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Published: July 12, 2011

Licensing of teachers

The official certification by state or other authorities of a teacher’s qualifications to serve as an instructor. Teacher licensing in the Anglo-Saxon world dates back to the early 12th century, when schools emerged as adjuncts of local churches and monasteries and clerics were forced to appoint lay teachers to instruct the young. In 1553, the Catholic Queen Mary of England ordered the examination of all schoolmasters, preachers and teachers of children to determine their orthodoxy; they were removed if found suspect. Under Mary’s Protestant sister Elizabeth I, the licensing principle became law in 1571 and traveled to America with the colonists in the 17th century.
Because of a shortage of qualified teachers, it was a difficult principle to enforce, but in 1654 the Massachusetts general court ordered town officials in the province not to allow anyone to teach who was of “unsound faith, or scandalous in their lives, and not giving due satisfaction according to the rules of Christ.” In 1686, in an effort to spread Anglican influence, the governor assumed the right to approve masters. In addition, King James II ordered that “no schoolmaster be henceforth permitted to come from England and to keep school within our province of New York, without the license of the . . . archbishop of Canterbury.” Charles II had introduced licensing of teachers in Virginia in 1683, ordering that every schoolmaster have a license from either the bishop of London, if he came from England, or from the governor.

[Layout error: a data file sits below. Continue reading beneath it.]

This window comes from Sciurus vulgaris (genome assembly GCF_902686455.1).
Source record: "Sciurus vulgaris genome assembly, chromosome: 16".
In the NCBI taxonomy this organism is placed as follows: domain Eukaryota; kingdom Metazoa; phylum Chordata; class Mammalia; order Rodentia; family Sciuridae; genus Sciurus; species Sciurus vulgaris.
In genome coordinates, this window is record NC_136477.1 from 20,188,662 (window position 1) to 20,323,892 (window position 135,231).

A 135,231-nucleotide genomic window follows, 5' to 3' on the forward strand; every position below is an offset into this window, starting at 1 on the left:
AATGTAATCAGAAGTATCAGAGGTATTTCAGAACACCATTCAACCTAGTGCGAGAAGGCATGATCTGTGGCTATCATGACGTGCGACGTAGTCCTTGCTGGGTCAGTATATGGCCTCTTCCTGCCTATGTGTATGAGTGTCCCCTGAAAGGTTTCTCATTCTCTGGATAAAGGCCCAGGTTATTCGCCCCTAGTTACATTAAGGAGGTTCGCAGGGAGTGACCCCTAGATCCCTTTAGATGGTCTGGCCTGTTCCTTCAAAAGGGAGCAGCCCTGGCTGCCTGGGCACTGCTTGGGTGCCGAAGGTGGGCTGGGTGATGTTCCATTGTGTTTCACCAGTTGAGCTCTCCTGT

Licensing did not necessarily reflect any qualifications beyond loyalty to the Crown and the Church of England. As the number of dissenters and Protestant sects multiplied and the clerics in each village church took control of education in their communities, licensing all but disappeared. With independence, clerical control of parish schools all but ended state authority over education and teacher qualifications. Anyone could—and often did—teach, although most teachers tended to be clergymen and college students who needed to earn money between semesters by teaching younger children. Approval and hiring of lay teachers were usually left to local clerics or church vestrymen.
Today’s licensing procedures date back to the establishment of the first teacher training school, founded by HORACE MANN in Lexington, Massachusetts, in 1839 to serve the new, state system of public schools—the first such system in the United States. As other states established similar systems, they also built teacher training schools. Gradually, certificates from such schools became a requirement for teaching in public schools. Although all states continue to require a teaching certificate for a job as a public schoolteacher, no such requirements apply to teaching in private schools, which determine teacher qualifications independently.